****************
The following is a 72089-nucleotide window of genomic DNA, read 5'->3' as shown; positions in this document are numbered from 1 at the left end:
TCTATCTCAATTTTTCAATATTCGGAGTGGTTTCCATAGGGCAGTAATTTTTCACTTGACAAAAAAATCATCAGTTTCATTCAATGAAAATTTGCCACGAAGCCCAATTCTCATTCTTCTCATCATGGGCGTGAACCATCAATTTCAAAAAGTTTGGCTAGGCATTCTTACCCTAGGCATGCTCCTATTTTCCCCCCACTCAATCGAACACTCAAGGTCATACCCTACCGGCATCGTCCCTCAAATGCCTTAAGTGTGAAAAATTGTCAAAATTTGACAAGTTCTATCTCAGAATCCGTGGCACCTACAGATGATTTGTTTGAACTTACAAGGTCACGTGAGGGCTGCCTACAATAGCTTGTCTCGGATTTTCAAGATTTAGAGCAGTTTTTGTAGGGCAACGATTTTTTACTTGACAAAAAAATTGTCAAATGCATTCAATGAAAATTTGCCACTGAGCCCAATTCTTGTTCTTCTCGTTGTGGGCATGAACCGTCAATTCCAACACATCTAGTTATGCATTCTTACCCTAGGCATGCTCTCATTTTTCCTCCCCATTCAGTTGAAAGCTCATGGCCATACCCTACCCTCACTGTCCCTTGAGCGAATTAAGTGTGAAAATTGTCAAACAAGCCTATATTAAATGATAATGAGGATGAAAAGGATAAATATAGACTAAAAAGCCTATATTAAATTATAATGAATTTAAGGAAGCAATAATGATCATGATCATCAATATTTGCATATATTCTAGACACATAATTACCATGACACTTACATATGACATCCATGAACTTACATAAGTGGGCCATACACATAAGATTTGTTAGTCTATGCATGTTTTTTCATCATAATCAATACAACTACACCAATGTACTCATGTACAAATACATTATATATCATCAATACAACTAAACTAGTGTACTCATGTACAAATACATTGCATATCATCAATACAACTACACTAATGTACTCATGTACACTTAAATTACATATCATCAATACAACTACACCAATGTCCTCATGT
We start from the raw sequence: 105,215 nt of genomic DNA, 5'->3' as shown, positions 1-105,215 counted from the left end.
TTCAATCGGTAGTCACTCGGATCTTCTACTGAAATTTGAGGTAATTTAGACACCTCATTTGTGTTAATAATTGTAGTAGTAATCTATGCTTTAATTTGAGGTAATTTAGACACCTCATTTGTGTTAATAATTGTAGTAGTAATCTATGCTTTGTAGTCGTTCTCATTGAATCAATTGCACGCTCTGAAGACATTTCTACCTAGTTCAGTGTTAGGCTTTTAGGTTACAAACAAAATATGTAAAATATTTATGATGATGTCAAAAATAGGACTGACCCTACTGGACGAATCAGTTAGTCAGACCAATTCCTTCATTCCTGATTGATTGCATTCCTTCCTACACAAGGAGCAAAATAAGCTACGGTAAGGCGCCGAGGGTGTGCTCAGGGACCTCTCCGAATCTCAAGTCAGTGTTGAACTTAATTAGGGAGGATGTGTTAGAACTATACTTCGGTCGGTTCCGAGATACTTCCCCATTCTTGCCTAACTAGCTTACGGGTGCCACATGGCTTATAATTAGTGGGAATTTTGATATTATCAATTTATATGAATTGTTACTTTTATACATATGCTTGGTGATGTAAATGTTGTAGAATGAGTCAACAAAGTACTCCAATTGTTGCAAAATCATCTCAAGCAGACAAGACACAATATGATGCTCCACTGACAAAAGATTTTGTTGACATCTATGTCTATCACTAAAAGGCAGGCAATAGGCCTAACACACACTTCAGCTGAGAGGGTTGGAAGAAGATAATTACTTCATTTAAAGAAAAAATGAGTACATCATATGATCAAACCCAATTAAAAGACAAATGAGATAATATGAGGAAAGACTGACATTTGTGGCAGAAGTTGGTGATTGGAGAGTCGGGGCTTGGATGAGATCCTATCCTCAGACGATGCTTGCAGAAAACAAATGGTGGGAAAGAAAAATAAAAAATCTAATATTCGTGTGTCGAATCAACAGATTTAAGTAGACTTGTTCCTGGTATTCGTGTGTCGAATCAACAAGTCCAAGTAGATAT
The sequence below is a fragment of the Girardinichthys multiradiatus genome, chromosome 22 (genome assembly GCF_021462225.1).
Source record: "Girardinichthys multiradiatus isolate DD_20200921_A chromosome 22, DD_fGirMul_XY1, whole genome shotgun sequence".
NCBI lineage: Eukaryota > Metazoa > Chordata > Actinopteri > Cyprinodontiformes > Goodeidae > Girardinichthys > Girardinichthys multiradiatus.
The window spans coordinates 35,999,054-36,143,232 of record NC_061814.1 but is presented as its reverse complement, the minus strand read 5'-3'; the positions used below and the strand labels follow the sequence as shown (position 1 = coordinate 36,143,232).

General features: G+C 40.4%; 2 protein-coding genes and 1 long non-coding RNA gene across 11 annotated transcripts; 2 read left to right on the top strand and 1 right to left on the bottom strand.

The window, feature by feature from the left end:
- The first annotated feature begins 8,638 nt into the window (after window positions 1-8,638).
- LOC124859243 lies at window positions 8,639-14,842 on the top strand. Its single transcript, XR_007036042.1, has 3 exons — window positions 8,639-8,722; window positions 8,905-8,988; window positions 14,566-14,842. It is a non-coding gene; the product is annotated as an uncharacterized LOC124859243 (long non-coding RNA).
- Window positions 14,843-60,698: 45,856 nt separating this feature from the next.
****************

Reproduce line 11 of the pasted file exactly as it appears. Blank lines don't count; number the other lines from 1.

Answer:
- The first annotated feature begins 8,638 nt into the window (after window positions 1-8,638).